I love encyclopedias. They give me a sense of security – all that knowledge lined up on a shelf!
Encyclopedias are about an orderly arrangement of knowledge on a particular subject or a range of subjects. The date of the encyclopedia puts it in the context of its time. The online Brittannica has an interesting story about the history of the encyclopedia and its evolution here.
When I was a kid, my mom got me the Brittanica Junior Encyclopedia. Red bindings, gold lettering. The local grocery store had a special, where if you bought X amount of groceries, the volume of the week was $2.95. It was rough for my mother, who was widowed, and handling everything on her own, but we managed to collect the whole thing. I was thrilled, and read each volume as we got it. I used the set for years. I still have it in my office.
We also managed to collect the Audubon Nature Encyclopedia. We had a subscription for one volume a month. Again, I was thrilled whenever the new volume arrived, and everything stopped while I read it.
I didn’t just read them when I had a paper to write in school. I read them because I enjoyed the new-to-me information, and it got me interested in things that weren’t being taught in school.
Again, I still have the entire set in my office. And I still refer to them.
I always wanted a grown-up encyclopedia set. I didn’t say anything to my mom for years. I knew how hard my mom had worked to make sure I had the two mentioned above (and I contributed from the money I earned babysitting, when I didn’t spend it on Nancy Drew books). When I was old enough to buy it myself, I was living in a NYC apartment, where there wasn’t room for the other books I kept accumulating, so there certainly wasn’t room for a set of encyclopedia.
But I never stopped wanting it.
A couple of years ago, a set of World Book encyclopedia came up on the local craigslist. I jumped on it, made arrangements, and drove out to Harwich to pick them up – contained in several heavy boxes. They are in superb condition. They sit, prominently, in my office.
They make me feel secure.
Sometimes I pull a volume out, open it at random, and read.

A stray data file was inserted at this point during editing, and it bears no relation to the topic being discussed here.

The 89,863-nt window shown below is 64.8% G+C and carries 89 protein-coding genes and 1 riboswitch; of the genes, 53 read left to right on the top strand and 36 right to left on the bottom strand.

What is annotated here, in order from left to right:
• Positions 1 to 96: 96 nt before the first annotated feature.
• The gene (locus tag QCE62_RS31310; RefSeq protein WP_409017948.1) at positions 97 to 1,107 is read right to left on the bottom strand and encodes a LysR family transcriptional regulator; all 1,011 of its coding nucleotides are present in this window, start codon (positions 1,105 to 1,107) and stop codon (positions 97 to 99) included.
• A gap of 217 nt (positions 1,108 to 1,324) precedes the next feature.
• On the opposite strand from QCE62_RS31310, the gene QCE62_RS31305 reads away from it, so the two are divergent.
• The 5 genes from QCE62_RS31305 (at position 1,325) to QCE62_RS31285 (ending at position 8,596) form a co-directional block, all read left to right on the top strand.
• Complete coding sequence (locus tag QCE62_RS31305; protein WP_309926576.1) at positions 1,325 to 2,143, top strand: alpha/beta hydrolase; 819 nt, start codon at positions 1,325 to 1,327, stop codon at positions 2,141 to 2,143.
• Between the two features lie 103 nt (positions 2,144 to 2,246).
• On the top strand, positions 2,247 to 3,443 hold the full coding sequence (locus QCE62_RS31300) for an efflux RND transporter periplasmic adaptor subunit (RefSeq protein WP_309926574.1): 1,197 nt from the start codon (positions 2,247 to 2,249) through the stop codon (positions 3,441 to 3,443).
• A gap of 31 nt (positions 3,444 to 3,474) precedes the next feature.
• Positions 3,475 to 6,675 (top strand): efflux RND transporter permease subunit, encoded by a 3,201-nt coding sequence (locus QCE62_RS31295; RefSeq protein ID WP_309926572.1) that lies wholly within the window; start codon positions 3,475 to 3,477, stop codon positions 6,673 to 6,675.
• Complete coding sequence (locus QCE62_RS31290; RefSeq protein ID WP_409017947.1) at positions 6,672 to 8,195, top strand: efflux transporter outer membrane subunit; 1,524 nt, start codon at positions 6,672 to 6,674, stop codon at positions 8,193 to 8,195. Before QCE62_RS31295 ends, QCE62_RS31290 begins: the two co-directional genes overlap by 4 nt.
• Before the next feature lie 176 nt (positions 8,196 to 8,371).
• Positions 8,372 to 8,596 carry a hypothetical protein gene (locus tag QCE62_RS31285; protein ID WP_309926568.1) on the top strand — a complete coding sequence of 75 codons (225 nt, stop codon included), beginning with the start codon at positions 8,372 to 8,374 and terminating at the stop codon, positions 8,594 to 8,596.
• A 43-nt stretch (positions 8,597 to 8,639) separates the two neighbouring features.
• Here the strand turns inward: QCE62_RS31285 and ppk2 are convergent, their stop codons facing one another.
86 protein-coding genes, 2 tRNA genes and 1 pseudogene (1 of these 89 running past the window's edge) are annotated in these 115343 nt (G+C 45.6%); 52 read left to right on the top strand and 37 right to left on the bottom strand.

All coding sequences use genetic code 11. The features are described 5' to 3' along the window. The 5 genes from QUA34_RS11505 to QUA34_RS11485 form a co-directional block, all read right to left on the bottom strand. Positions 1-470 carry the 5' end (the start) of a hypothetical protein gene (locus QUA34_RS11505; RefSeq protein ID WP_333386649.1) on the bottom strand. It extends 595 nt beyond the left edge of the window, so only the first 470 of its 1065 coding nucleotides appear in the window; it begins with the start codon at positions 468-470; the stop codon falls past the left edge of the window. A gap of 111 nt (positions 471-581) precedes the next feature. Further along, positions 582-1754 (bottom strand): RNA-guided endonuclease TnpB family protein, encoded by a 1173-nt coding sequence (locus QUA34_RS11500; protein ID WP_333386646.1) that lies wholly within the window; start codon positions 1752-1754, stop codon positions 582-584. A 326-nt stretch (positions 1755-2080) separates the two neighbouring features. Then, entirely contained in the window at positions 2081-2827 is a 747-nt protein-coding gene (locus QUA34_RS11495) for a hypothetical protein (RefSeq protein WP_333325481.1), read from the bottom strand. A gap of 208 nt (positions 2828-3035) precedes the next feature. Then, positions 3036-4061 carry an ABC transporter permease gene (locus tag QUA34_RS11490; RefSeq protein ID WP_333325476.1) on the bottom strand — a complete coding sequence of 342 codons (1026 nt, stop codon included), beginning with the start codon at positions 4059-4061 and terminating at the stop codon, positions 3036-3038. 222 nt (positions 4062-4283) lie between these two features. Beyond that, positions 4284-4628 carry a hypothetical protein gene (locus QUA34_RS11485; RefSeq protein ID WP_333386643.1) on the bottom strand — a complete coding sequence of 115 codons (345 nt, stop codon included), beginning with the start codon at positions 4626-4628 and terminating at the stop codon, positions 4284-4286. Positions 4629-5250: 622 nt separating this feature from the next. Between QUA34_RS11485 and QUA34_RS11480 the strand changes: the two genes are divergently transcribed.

I’m sure it’s tied to my love of libraries, and doing research in libraries and archives, something that started when I was a kid and got my first library card. The hours spent in school libraries and the local public library have evolved into visiting libraries when I travel, or traveling to visit a specific library or archive during research.
Reference sections used to carry a wonderful selection of encyclopedias. I hope some still do, although at least one local library I know got rid of their reference section because “it’s all online now.” Which isn’t true – you don’t get the snapshot of a particular era without the book itself.
Even Brittanica is online now, and there are a wealth of other online encyclopedia, including those encompassing the parts of history that were ignored or (literally) whitewashed. But there is something comforting and thrilling about holding a volume of an encyclopedia in my hands and sitting in my reading chair to read it.
It makes me feel connected to writers, scholars, and readers in the centuries before me, and to the writers, scholars, and readers to come, who will continue to use physical books in tandem with electronic resources. It connects me to the love of knowledge.
I’m aware that the information within them is dated, and skewed toward the established white point of view. We can and will do better moving forward (especially when we stop allowing a text book firm in Texas to supply biased materials to the education system). But I still use them as a jumping off point. I can look something up – recognizing red flag words and references – and then use what I read to start the search for other sources. I can disagree with information printed on the pages, and still value the desire to collect information.
I’m looking forward to someday living in a place where I can unpack all my books. You can be sure all three sets will be proudly displayed.